World Cup 2018 diary: Brazilian boasts, Stalin’s bunker and Swan Lake ballet

Our day nine entry of the World Cup 2018 diary is full of history, culture...and a little bit of football.

Representative Image: Supporters of Mexico and South Korea joined an audience of local families in Rostov to witness a triumphant rendition of swan lake ballet.   -  Getty Images

Brazil was the headline act on day nine of Russia 2018 — on the pitch, at least.

The Selecao left it very, very late to defeat Costa Rica 2-0 — goals from Philippe Coutinho and Neymar arriving in second-half stoppage time to move them on to four points in Group E.

In Group D Nigeria was victorious by the same scoreline over Iceland, which saw Gylfi Sigurdsson spurn a late chance to get it back into the game as he sent a penalty over the bar.

Seemingly not satisfied with the parade of late drama throughout the tournament, Switzerland left it to Xherdan Shaqiri to sink Serbia in stoppage time and remain level on points with Brazil.

But off the field, our Omnisport reporters dotted around Russia took in no shortage of history and culture. It’s the World Cup daily diary!


We may be 24 hours out from Sweden’s Group F blockbuster against world champion Germany but their presence can already be felt in Sochi. And the Swedes are planning some big celebrations, even before Saturday's match at Fisht Stadium.

Sitting beachside to watch Australia and Denmark do battle on Thursday, a contingent of Sweden fans revealed they're in for a mammoth session of drinking to celebrate Midsummer — a tradition entrenched in the country's history.

Let's hope the Russians in Adler have enough beer to accommodate the Swedes, who drank so much alcohol that the city of Nizhny Novgorod ran out following the win over South Korea.


Swan Lake, the first of Pyotr Ilyich Tchaikovsky's three iconic ballets, was premiered in Moscow in 1877, five years after the first international association football match between England and Scotland.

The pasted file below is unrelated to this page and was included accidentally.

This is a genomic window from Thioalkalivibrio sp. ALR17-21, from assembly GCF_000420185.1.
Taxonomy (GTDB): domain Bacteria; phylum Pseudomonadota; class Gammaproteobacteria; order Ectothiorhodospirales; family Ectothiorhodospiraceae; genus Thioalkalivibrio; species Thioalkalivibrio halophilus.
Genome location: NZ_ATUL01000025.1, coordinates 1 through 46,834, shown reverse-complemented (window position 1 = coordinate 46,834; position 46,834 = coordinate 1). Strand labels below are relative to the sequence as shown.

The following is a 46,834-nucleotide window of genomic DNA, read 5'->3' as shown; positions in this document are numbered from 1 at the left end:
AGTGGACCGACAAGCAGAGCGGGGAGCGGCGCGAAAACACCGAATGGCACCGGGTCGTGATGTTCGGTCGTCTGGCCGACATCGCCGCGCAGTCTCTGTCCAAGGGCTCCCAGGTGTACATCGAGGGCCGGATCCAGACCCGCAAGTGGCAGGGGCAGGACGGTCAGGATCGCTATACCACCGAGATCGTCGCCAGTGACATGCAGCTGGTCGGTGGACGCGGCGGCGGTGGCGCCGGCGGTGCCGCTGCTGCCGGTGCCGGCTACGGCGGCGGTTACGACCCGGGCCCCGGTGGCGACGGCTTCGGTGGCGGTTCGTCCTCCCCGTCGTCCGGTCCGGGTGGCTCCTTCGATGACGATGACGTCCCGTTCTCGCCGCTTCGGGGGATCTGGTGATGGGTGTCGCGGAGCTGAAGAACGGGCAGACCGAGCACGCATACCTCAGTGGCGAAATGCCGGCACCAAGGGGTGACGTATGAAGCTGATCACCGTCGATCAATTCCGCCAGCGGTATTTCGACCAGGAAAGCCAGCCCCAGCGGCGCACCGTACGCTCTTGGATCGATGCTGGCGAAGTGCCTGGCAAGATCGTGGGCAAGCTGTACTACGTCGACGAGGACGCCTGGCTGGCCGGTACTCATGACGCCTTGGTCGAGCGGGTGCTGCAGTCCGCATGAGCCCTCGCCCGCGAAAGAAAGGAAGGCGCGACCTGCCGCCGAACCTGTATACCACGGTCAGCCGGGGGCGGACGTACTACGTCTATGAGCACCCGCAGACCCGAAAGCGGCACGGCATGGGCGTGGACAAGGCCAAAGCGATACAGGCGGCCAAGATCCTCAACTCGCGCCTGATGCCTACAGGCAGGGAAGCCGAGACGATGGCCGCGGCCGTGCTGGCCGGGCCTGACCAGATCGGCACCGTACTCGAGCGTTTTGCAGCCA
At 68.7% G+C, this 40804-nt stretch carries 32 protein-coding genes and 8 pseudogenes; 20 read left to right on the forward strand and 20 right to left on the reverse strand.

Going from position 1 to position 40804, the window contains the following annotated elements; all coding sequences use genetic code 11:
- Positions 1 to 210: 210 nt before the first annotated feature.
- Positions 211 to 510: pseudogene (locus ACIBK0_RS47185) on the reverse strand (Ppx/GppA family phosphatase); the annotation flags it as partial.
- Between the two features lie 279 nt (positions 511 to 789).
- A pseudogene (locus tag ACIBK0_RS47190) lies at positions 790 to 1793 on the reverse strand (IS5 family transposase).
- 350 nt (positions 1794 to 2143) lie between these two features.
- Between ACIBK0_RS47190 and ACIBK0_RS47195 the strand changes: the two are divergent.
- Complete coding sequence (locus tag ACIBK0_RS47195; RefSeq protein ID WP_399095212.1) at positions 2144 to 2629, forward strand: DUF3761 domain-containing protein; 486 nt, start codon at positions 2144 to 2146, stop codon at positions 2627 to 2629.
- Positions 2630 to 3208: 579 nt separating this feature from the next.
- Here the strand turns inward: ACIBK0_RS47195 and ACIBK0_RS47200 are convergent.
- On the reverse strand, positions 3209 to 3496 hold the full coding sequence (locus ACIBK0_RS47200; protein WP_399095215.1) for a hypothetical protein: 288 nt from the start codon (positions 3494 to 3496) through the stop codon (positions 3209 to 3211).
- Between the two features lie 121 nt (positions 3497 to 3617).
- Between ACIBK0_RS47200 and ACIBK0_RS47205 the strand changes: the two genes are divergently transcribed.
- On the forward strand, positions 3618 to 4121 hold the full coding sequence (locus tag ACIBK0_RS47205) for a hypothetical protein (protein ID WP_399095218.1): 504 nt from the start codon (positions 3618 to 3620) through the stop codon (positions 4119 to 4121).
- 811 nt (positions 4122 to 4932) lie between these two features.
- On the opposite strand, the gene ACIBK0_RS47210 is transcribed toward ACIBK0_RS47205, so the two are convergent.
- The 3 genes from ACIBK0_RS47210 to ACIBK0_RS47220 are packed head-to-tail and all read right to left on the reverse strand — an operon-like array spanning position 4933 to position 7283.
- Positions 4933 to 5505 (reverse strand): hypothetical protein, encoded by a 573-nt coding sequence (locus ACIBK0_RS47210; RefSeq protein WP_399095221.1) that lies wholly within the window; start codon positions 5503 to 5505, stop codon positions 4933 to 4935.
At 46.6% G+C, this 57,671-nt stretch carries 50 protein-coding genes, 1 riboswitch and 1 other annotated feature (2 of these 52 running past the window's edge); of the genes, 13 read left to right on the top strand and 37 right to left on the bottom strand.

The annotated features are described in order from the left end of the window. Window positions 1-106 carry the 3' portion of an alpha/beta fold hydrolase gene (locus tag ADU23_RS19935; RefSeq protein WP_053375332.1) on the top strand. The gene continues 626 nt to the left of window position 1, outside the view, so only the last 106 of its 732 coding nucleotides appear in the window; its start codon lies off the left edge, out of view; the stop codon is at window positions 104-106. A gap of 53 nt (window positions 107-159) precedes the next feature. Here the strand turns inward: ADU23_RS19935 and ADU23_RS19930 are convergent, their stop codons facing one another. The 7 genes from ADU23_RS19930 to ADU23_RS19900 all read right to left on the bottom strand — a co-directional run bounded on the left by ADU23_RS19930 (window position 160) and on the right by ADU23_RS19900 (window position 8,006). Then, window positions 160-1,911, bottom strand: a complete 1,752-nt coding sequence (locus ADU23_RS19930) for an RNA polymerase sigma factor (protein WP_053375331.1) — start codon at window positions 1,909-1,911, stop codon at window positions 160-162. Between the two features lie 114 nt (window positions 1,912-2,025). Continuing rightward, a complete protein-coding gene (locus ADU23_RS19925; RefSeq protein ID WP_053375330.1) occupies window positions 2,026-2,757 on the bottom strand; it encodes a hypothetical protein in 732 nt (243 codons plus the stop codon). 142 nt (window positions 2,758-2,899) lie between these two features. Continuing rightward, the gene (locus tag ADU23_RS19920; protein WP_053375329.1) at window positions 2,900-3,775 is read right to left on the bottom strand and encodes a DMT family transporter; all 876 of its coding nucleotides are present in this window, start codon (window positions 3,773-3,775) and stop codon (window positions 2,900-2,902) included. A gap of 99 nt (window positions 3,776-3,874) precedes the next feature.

The paraphernalia surrounding the beautiful game and proceedings on the field have evolved to an extent that would render it almost unrecognisable to Alfred Baker, the property auctioneer who scored an 89th-minute equaliser to snatch a draw for host England at the Oval.

Tchaikovsky, though, would instantly know and appreciate the exquisite rendition of his work staged on Thursday by the Rostov State Ballet and Opera Company, which has foregone its usual summer break to produce a season of its classic repertoire running parallel with the city's World Cup hosting duties.


Supporters of Mexico and South Korea, who are set to meet here on Saturday, joined an audience of local families — patrons of the arts one and all — to witness a triumphant rendition of the beloved masterpiece.

Dancers, orchestra and conductor alike soaked in the audience's applause upon the show's conclusion, but when the curtain falls at Rostov Arena this weekend, will Hirving Lozano, Son Heung-min or a different, unheralded 'ballerino' receive the acclaim?


Neymar might have polarised opinion so far at Russia 2018, with his triple salvo of a rainbow flick, a goal and hysterical crying at the conclusion of Brazil's dramatic 2-0 win over Costa Rica one of the more peculiar chains of events you're ever likely to see on a football field.

There is no doubt he remains a hero to the Selecao faithful, however, who were chanting his name with gusto before kick-off as Krestovsky Stadium and the surrounding area became awash with dazzling yellow.

There was plenty of fun being had at the expense of Argentina and Lionel Messi as well, with these Brazil fans making their opinion on all matters Ballon d'Or abundantly clear, even if your understanding of Portuguese is as spotty as our man in St Petersburg.



With no World Cup action in Samara on Friday following Australia's 1-1 draw with Denmark 24 hours earlier, an opportunity to visit Joseph Stalin's underground bunker was not to be passed up.

Built in 1941 as a hideaway for the Soviet Union's leader should the German invasion reach Moscow during World War Two, the bunker sits 37 metres below street level.

Its construction was kept as a highly classified secret, to the extent that its existence was only discovered when the Soviet Union broke up in 1991.

Usually, one can only visit having asked for permission and booked in advance, but the arrival of the World Cup means its doors have been opened, and several Australia fans — as well as some from Uruguay — were among those queueing out the door to get a glimpse of the eerie lair.



At the ripe old age of 38, Tim Cahill — or Timmy to his colleagues — is one of the 2018 World Cup's elder statesmen and is at his fourth such tournament with Australia.

Although he hasn't featured yet for the Socceroos in Russia, Cahill is hoping to become only the fourth player to score in four World Cups.

And, judging by his form on the training pitch in Kazan today, if Bert van Marwijk gives him an opportunity, the attacking midfielder might be Australia's best hope of actually scoring from open play.

His best finish at training saw him nonchalantly clip a left-footed strike into the top corner from just outside the box. "Top bins," as the kids might say.


In fact, one of those 'kids' was out there with him, as Cahill and Daniel Arzani — the youngest player at the tournament and 19 years his team-mate's junior — gave a hint of their burgeoning relationship when blasting the ball at each other.

The youngster gave as good as he got.

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